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Environment

Chemical Signals Activate Toxic Algae Blooms

Chemical Ecology: The first chemical communication network discovered for zooplankton could help explain toxic phytoplankton blooms

by Sarah Everts
May 18, 2015 | APPEARED IN VOLUME 93, ISSUE 20

Single-celled marine algae called Alexandrium minutum, which are responsible for nearly half of the photosynthesis on Earth, sometimes grow with abandon, producing neurotoxic alkaloid compounds that accumulate in food chains and harm commercial fisheries. What motivates these phytoplankton to produce the poisons has been a long-standing question. According to a team of researchers led by Erik Selander of the University of Gothenburg, in Sweden, the algae’s zooplankton predators are to blame (Proc. Natl. Acad. Sci. USA 2015, DOI: 10.1073/pnas.1420154112). The researchers discovered that phytoplankton-eating zooplankton produce a family of polar lipids called copepod­amides that likely help them digest their algae prey. However, when the algae detect the copepodamides, they start producing the alkaloids, such as saxitoxin, as a defense strategy. Just pico- to nanomolar levels of copepodamides can increase production of the neurotoxic alkaloids by a factor of 20, the researchers say.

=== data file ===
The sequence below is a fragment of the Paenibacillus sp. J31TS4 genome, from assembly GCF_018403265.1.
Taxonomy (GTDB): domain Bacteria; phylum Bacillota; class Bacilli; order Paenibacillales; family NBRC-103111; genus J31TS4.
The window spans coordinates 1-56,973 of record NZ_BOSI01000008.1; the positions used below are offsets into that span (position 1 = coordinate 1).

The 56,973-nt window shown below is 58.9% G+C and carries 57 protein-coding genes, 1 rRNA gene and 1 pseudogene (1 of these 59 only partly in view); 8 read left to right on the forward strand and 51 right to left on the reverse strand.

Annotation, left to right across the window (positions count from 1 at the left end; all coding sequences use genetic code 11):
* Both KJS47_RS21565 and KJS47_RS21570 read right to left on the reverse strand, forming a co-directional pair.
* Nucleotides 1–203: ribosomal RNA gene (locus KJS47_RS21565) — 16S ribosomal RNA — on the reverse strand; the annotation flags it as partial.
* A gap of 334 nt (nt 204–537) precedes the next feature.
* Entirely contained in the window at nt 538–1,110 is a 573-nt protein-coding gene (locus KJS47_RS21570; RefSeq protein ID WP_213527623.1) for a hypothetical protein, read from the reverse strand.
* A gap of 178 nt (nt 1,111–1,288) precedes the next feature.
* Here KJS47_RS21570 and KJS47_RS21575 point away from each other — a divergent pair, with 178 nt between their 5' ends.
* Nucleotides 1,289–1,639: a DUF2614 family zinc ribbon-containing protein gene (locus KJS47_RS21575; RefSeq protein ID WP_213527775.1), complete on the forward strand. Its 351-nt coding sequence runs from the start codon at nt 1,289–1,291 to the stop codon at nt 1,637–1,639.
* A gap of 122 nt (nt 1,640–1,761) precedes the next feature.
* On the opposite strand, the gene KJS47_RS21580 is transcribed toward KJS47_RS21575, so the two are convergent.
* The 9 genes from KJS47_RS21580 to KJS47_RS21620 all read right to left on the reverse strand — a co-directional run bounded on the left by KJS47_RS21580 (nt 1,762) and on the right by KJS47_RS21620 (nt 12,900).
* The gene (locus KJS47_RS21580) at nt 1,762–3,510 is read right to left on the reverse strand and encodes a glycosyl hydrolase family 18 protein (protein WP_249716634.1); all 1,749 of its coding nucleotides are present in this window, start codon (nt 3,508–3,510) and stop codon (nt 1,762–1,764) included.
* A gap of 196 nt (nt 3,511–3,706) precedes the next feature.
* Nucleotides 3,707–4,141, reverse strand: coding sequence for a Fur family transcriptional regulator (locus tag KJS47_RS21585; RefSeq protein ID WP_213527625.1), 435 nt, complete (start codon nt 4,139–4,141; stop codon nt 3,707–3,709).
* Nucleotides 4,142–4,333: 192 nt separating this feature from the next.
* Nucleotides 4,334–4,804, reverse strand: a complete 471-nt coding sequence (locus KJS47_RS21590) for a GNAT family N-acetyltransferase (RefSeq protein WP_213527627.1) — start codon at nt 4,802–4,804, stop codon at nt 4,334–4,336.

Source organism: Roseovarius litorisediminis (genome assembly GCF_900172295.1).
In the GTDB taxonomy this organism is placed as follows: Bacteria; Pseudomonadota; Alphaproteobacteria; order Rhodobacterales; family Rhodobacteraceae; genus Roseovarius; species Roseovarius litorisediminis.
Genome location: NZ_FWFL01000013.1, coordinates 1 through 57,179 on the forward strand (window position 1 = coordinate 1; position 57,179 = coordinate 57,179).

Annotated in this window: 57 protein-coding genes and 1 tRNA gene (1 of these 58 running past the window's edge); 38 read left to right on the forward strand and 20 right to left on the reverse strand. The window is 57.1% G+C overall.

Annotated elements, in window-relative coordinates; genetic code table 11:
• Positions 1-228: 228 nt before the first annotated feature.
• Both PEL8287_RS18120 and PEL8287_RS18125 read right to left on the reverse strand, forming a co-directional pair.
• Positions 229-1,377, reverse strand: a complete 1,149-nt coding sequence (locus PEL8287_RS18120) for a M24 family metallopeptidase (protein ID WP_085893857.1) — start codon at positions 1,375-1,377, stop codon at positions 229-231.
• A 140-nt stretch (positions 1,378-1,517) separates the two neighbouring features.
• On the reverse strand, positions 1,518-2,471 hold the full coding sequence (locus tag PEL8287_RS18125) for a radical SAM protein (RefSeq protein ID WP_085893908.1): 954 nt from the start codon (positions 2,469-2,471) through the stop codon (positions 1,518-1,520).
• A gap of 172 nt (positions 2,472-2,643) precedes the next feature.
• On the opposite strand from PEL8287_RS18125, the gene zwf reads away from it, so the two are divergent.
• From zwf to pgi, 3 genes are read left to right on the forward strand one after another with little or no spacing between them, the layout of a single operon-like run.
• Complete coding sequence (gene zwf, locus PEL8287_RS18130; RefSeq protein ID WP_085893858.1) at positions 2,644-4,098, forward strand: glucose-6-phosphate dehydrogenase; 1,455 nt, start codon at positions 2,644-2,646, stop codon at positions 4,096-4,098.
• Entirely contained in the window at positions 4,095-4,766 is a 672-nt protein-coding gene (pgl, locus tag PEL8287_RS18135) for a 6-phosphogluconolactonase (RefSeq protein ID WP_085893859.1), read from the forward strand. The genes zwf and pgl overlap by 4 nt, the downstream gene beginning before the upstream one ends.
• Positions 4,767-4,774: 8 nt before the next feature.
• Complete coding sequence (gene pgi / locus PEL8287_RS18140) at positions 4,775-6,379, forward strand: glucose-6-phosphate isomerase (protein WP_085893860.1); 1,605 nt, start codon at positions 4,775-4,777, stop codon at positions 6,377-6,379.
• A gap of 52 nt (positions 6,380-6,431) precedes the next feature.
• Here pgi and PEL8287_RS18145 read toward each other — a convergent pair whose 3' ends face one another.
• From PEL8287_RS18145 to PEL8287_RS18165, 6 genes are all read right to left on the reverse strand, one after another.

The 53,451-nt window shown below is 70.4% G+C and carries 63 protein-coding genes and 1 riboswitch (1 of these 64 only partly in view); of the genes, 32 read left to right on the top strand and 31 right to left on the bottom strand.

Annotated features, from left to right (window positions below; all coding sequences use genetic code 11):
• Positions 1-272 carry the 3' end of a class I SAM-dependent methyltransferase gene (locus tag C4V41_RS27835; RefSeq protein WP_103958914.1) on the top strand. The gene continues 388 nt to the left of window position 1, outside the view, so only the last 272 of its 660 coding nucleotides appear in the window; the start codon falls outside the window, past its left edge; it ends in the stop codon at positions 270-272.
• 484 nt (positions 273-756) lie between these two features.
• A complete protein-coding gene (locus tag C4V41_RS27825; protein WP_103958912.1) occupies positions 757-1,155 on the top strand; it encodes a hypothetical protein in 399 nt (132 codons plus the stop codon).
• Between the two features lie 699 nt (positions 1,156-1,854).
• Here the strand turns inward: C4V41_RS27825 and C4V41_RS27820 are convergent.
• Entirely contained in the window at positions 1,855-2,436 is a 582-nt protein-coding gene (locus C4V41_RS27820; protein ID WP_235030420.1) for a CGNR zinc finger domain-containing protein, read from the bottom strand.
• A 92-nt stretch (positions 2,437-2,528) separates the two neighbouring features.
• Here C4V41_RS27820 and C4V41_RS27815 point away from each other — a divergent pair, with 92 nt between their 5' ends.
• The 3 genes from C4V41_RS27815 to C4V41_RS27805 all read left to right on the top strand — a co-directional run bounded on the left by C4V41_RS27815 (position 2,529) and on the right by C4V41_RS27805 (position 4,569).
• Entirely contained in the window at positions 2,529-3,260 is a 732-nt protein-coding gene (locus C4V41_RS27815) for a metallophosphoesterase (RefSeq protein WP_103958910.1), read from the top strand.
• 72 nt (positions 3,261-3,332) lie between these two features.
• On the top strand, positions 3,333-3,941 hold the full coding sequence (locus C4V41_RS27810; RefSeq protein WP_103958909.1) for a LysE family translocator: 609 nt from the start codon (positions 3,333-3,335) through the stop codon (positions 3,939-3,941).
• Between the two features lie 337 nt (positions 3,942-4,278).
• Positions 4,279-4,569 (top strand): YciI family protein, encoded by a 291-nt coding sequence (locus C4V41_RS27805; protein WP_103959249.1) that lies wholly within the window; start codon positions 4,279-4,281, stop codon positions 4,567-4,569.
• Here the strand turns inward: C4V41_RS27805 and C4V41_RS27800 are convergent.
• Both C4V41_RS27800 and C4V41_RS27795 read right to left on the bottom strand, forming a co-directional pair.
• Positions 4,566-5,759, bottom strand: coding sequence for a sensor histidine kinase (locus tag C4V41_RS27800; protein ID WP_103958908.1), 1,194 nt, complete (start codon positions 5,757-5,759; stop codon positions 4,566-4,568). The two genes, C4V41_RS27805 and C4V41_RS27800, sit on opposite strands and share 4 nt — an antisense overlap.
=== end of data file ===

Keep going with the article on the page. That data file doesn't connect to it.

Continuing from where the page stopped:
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Copepodamides are a family of polar lipids in which R1 is typically a methyl or methylene group and R2 ranges from a hydrogen atom to 22-carbon docosahexaenoic acid.
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